Bonn — Imagine a green wall – 15 kilometres wide, and up to 8,000 kilometres long – a living green wall of trees and bushes, full of birds and other animals.
Imagine it just south of the Sahara, from Djibouti in the Horn of Africa in the east, all the way across the continent to Dakar, Senegal, in the west.
The building of this pan-African Great Green African Wall (GGW) was just approved by an international summit taking place this week in the former German capital Bonn, a side event of the joint conference of the committees on Science and Technology and for the Review of the Implementation of the U.N. Convention to Combat Desertification (UNCCD).
The GGW, as conceived by the 11 countries located along the southern border of the Sahara, and their international partners, is aimed at limiting the desertification of the Sahel zone. It will also be a catalyst for a multifaceted international economic and environmental programme.
The Sahel zone is the transition between the Sahara in the north and the African savannas in the south, and includes parts of the countries of Senegal, Mauritania, Mali, Burkina Faso, Algeria, Niger, Nigeria, Chad, Sudan, Somalia, Ethiopia and Eritrea.
The GGW initiative initially involved the planting of a 15 kilometre wide transcontinental forest belt across the continent, with a band of vegetation as continuous as possible, but rerouted if necessary to skirt around obstacles, such as streams, rocky areas, and mountains – or to link inhabited areas.
During the meeting in Bonn, the Global Environment Facility (GEF) confirmed its promise to allocate up to 115 million U.S. dollars to support the construction of the green wall. Other international development institutions also made investment pledges to support the construction of the wall, of up to three billion U.S. dollars.
The GEF – formed by 182 member governments, numerous international institutions, nongovernmental organisations, and the private sector – provides grants to developing countries and countries with economies in transition for projects related to biodiversity, climate change, international waters, land degradation and the like.
“The Green Wall should be seen as a metaphor for the coordination of a variety of international projects, for economic development, environmental protection, against desertification, and to support political stability in the heart of Africa,” said Boubacar Cissé, African coordinator for the U.N. secretariat against desertification.
The pan-African GGW was first proposed in the 1980s by Thomas Sankara, then head of state in Burkina Faso, as a means to stop the growing of the Sahara. The idea was voiced again some 20 years later by Nigerian President Olusegun Obasanjo, who presented it to the African Union (AU) in 2005.
Since then, the project has gained international support outside Africa.
The GGW would have numerous advantages. Other than stopping desertification and erosion, the wall would protect water sources, such as Lake Chad, which has been drying up for decades, and restore or create habitats for biodiversity.
In addition, the wall would provide energetic resources, fruits and vegetables, and other foodstuffs, support local economic development, and even political stability in the whole region, says Daniel André, of the UNCCD.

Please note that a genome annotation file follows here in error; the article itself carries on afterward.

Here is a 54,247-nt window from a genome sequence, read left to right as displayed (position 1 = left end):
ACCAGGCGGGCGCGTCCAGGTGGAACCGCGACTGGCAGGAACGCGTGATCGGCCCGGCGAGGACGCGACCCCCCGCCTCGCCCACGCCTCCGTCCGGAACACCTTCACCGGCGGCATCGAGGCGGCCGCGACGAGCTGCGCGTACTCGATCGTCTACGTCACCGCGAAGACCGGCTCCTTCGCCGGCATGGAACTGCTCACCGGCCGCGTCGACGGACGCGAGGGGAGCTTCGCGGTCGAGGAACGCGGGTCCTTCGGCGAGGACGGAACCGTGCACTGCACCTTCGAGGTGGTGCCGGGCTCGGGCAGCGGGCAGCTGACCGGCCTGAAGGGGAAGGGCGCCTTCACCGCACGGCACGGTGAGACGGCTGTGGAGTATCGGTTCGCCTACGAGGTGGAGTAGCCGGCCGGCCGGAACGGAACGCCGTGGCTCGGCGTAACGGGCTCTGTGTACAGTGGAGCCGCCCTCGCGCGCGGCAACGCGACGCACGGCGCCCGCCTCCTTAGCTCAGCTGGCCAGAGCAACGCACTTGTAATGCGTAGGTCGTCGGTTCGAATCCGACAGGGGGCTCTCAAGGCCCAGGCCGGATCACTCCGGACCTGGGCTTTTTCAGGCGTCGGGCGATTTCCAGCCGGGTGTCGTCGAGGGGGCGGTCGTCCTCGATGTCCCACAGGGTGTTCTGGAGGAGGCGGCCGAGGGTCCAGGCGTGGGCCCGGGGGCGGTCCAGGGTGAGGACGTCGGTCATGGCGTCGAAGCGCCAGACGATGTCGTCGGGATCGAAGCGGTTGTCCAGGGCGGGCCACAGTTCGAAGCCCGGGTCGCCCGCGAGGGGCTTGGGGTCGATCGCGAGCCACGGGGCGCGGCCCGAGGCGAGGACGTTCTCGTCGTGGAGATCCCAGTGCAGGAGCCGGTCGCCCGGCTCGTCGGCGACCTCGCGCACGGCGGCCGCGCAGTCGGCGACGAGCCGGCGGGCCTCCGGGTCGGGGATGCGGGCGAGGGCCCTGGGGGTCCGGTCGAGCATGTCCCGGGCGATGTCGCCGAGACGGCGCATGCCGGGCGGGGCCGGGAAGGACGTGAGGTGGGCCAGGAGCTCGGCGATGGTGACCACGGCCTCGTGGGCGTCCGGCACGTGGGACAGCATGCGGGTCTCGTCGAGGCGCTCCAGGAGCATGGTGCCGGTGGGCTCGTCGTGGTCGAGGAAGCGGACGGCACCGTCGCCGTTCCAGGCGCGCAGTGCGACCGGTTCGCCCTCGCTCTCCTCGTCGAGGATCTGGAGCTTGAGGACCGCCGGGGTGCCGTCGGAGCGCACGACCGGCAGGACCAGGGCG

“The construction of the Great Green Wall across Africa should be the motor for international cooperation, both at the national and at the communal level, with the objective of fighting poverty,” André, who is from Senegal, told IPS.
“The objective of the project is more than stopping desertification,” he added. “It goes straight to the heart of the fight against poverty: It must provide people across the continent with an economic perspective to stop the youth migrating from the region, it must provide the region with a cushion against climate change, and by so doing also help to restore political stability.”
André said that political stability is most important now, given the present political turmoil in the Arab world – an immediate neighbour to all 11 countries involved in the construction of the GGW.
Bernd Wirtzfeld, of the German ministry for economic cooperation and development, said that international donors were ready to support the project.
“In its current design, GGW is much more than its name or its trajectory suggest,” said Richard Escadafal, chair of the French Scientific Committee on Desertification. “Its aim is to ensure the planting and integrated development of economically interesting drought-tolerant plant species, water retention ponds, agricultural production systems and other income-generating activities, as well as basic social infrastructures,” Escadafal said.
Escadafal also pointed out that beyond the technical problems associated with the initiative, “its success considerably depends on the social setting in which these plant propagation and tree planting projects are conducted.”
“Projects in which reforestation was put in practice without the participation of local inhabitants were almost always limited and non-sustainable,” Escadafal warned. “When farmers’ rights and what they could hope to get back from their labour remain uncertain, technical efforts to select the best species, to enable them to develop properly in modern nurseries using advanced planting techniques, could generate some good results, but only in the short term.”